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support > Product FAQ > Desaware Licensing System
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Desaware Licensing System Support
Frequently Asked Questions (version 2.0)
FAQ for version 1.0-1.6 of the licensing system can be found here.
Between the different operating systems, databases, IIS configurations, and other services that can be installed on a server, the possible permutations are nearly endless. It's no surprise that virtually every support question we get on this product relates to server configuration. Please refer to the Getting Started section of the licensing system documentation (available when you install your client software and here) for an in-depth guide to installing the server. Use the license manager application diagnostics to retrieve server logs that can identify most problems. Please include a copy of these diagnostics when contacting Desaware support.
In order to run your licensed application under the Visual Studio .NET debugger, you must copy your dls20client.dlsc file to the same folder as your compiled assembly file. A copy of the dls20client.dlsc file for your system can be found in the Program Files\Desaware license System directory (assuming that is where you installed the client software).
In other words - the machine license component is itself licensed. So you need to place the dls20client.dlsc file that was created during installation into the bin directory of your application in order to debug it. This is, of course, only required to debug your licensed application (during development).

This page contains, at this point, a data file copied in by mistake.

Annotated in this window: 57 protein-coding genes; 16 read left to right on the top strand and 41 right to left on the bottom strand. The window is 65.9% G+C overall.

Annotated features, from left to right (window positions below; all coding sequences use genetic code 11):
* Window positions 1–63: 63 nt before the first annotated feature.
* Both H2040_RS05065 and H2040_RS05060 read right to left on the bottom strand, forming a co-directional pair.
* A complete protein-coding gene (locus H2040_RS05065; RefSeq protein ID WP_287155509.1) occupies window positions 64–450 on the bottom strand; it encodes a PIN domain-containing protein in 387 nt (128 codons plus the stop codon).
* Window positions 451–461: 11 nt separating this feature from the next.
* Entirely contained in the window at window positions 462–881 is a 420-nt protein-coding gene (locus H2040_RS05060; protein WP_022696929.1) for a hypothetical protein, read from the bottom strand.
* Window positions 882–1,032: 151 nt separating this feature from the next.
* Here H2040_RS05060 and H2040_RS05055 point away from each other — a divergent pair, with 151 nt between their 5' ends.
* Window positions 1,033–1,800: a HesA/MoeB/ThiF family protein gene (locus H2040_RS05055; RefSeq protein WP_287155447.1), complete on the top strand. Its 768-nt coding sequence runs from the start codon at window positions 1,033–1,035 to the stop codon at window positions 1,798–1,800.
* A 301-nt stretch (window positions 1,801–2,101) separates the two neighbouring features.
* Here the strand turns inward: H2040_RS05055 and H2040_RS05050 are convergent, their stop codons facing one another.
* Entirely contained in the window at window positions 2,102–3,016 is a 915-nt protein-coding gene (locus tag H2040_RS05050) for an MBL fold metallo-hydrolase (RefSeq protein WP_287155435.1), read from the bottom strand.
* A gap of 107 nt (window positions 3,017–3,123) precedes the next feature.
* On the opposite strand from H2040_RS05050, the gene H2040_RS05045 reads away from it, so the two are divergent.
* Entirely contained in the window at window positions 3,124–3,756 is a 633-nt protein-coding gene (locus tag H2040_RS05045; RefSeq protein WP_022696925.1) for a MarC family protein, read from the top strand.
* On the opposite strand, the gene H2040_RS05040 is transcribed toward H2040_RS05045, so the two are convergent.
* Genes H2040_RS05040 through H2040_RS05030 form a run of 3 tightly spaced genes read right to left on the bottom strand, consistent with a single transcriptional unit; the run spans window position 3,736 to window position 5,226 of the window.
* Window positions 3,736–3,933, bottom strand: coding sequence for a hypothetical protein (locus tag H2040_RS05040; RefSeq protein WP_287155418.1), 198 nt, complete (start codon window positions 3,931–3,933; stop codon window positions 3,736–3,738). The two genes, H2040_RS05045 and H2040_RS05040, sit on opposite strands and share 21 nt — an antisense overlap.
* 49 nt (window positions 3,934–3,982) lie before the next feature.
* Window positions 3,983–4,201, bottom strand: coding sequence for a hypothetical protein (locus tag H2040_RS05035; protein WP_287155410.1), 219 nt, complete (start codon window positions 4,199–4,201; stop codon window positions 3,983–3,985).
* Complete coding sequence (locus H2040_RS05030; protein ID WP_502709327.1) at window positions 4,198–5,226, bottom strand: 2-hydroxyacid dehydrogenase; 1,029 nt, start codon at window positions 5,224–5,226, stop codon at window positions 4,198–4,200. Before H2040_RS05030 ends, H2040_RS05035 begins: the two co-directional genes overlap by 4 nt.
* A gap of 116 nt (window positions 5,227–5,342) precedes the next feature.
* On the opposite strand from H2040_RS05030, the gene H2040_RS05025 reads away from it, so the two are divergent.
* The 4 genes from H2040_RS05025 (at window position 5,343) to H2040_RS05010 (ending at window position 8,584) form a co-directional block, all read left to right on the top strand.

This is also discussed in the licensing system readme file and documentation.
Note that the version 2.0 license file is dls20client.dlsc. The prior version dls10client.dlsc file will not work with verison 2 software.
See our Hosting Information page.
You would need a minimum of 1 server license and 1 client license. The Server License is for the Licensing System's web service that validates your applications and install codes, manages the database, and allows you to create new applications and install codes. The Client License is for the developer and those who are managing licenses.
Your initial client and server license allows you to use the Desaware.MachineLicense.dll component to add to your application project, test and run it in debug mode. It also includes the Desaware License Manager which allows you to communicate with the License Server to create new Applications and their corresponding RESX file, generate install codes, sign DLSC files, etc.
The License Server allows you to create as many unique Applications as you wish for one particular URL used to access the licensing web service. You would only need additional Server licenses if you want to access the licensing web service using multiple URLs - for example, if you wanted to divide the licensing of different applications onto different domains. If you use the installer application to install the license server, you will also be able to access the licensing web service from the local system.
The server licensing has changed from version 1 (where the server was also licensed per-machine). Read more about this here.